Food manufacturers plan to pass-on the rising cost to the consumers to sustain the margins, which would translate into a 10 percent price hike in FY22.
AKD Securities Ltd organised a Pakistan listed food manufacturing conference, which was attended by leading local food manufacturers. The companies attending the event said they need to pass-on the costs to the consumers to sustain the margins in the long-term. In the past, the local food manufacturers have raised their prices in line with the food inflation and expect to increase their prices by 8 per cent to 10 per cent in FY22 owing to the rising costs. The companies reported that the local unregistered companies and their manufacturing of unregulated products were denting the sales of registered companies. These goods are in high demand due to the rising prices of regulated products produced by the registered companies. In addition, the companies attending the conference blamed the relaxed legal system in the country for several counterfeited products, which remain a constant challenge.
The State Bank of Pakistan in a report noted that a number of the new entrants in the processed food industry belonged to the informal sector, which is largely undocumented and under-taxed. The food items produced by these firms are cheaper also because of the low quality and; hence, pose a major challenge to larger firms in the formal sector who invest heavily in innovation to make their product differ significantly from those currently in the market and on aggressive media campaigns to convince the potential customers to buy their products. The entire process of product development and marketing is capital intensive. However, inadequate protection through patents and trademarks allows small manufacturers to easily copy the label and packaging of the branded products.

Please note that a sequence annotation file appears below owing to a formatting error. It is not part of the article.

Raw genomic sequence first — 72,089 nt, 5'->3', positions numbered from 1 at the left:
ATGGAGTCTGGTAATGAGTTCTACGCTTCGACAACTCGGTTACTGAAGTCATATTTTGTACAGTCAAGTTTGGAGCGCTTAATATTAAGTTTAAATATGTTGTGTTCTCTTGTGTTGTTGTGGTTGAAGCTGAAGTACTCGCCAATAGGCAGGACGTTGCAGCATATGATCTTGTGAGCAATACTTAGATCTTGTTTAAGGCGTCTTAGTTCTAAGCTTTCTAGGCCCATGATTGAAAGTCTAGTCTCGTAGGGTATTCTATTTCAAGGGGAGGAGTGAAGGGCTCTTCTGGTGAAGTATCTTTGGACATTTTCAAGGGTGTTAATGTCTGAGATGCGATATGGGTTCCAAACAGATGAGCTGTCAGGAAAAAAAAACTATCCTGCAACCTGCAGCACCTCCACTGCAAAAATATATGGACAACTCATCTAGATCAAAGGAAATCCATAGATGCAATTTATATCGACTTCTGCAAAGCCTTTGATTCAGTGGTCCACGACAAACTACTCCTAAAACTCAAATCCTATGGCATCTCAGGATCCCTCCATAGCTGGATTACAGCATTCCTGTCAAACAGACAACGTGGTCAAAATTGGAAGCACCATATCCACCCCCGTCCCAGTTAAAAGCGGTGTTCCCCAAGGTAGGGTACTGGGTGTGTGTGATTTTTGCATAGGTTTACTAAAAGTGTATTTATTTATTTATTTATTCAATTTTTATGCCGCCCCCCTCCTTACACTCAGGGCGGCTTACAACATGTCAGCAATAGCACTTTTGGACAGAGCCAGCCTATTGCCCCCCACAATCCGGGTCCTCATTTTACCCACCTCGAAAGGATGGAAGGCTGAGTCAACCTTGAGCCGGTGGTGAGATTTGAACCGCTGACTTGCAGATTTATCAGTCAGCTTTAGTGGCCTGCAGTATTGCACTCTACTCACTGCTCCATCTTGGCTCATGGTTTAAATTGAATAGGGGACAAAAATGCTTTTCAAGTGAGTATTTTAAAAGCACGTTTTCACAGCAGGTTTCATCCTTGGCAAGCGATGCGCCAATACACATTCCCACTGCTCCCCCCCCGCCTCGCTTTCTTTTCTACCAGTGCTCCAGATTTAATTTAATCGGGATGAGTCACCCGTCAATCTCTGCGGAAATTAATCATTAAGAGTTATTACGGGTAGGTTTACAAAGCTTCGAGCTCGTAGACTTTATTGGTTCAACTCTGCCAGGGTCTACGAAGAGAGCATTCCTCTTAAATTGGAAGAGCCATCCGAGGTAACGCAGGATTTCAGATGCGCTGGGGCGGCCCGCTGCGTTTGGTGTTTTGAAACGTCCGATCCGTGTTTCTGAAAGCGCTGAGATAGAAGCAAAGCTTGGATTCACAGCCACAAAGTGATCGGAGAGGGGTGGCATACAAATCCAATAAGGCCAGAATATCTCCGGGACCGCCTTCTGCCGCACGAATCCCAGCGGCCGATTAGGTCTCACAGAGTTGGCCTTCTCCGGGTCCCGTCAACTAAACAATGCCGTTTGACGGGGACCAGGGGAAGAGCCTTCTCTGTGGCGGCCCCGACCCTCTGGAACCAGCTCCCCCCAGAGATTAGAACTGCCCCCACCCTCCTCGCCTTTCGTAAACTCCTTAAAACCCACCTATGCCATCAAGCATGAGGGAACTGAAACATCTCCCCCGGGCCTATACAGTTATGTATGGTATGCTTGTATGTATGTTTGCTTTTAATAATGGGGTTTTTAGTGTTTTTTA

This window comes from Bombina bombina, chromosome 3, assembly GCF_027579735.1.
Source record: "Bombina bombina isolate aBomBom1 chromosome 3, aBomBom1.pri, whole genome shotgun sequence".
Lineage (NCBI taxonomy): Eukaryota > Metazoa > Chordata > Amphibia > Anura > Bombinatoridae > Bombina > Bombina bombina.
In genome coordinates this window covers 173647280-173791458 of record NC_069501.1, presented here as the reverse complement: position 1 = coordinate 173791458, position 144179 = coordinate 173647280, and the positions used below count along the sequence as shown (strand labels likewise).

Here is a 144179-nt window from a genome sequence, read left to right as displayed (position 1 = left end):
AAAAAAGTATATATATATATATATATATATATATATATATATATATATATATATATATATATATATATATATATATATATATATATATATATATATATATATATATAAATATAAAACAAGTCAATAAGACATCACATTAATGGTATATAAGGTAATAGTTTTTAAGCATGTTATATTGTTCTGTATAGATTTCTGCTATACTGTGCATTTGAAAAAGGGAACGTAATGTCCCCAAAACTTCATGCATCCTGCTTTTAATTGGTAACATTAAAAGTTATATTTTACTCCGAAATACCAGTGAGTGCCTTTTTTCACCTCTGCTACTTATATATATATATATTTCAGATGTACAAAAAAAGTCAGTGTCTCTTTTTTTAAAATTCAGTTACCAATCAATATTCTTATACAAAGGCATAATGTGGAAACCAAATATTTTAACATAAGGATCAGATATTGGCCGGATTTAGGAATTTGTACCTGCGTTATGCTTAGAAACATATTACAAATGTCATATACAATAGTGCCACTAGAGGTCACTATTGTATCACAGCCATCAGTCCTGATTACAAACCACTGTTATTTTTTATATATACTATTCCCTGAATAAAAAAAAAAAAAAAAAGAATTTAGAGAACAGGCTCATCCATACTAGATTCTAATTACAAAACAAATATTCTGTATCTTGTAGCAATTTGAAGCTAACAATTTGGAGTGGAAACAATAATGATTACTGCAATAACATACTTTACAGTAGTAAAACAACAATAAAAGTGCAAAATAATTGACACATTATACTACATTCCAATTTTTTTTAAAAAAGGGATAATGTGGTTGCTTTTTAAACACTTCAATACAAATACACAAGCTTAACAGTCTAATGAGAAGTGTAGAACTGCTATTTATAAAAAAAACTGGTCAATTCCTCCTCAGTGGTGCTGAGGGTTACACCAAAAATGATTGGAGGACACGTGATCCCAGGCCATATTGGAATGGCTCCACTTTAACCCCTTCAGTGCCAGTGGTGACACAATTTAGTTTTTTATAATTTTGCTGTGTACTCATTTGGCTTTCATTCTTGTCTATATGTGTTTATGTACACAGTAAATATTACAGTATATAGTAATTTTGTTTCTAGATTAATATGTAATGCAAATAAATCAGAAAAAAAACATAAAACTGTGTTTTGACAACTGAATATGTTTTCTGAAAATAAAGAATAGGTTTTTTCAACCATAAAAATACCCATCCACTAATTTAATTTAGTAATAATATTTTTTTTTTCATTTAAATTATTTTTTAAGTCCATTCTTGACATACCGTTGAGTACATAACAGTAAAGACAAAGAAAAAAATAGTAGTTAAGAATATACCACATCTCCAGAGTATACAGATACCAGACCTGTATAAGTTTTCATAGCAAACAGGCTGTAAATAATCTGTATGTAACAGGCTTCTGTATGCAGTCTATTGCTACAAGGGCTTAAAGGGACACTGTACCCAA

Such counterfeit products generally offer high margins to retailers, especially in small shops in villages. Thus, making R&D investment in the presence of free riders becomes quite challenging.
While large players are in a better position to integrate all stages of the production process, i.e., from primary production to retail sales, smaller players focus more on improving the effectiveness of their supply chain through improved coordination. In this context, adopting minimum quality standards at each stage of the process helps in better integration of the supply chain, the SBP report observed, adding that the implementation of globally recognised food safety and quality standards also opens up the export market in developed countries. The higher demand and increased cost of agriculture due to withdrawal of subsidies on energy and agricultural inputs plus some supply constraints have kept food inflation up and continue to do so.
With the rupee depreciation against the dollar, the food inflation in the country is on the rise. A report by the Pakistan Bureau of Statistics (SBP) noted that the national Consumer Price Indicator (CPI) of food items for September rose up to 158.85 per cent from 152.71 per cent in August, showing a growth of 4.02 per cent. The non-perishable and perishable food items rise to 4.13 per cent and 3.35 per cent, respectively. The chicken price rises to 42.04 percent; onions, 32.49 percent; pulse masoor, 15.70 percent; eggs, 14.43 percent; and wheat flour 9.69 percent.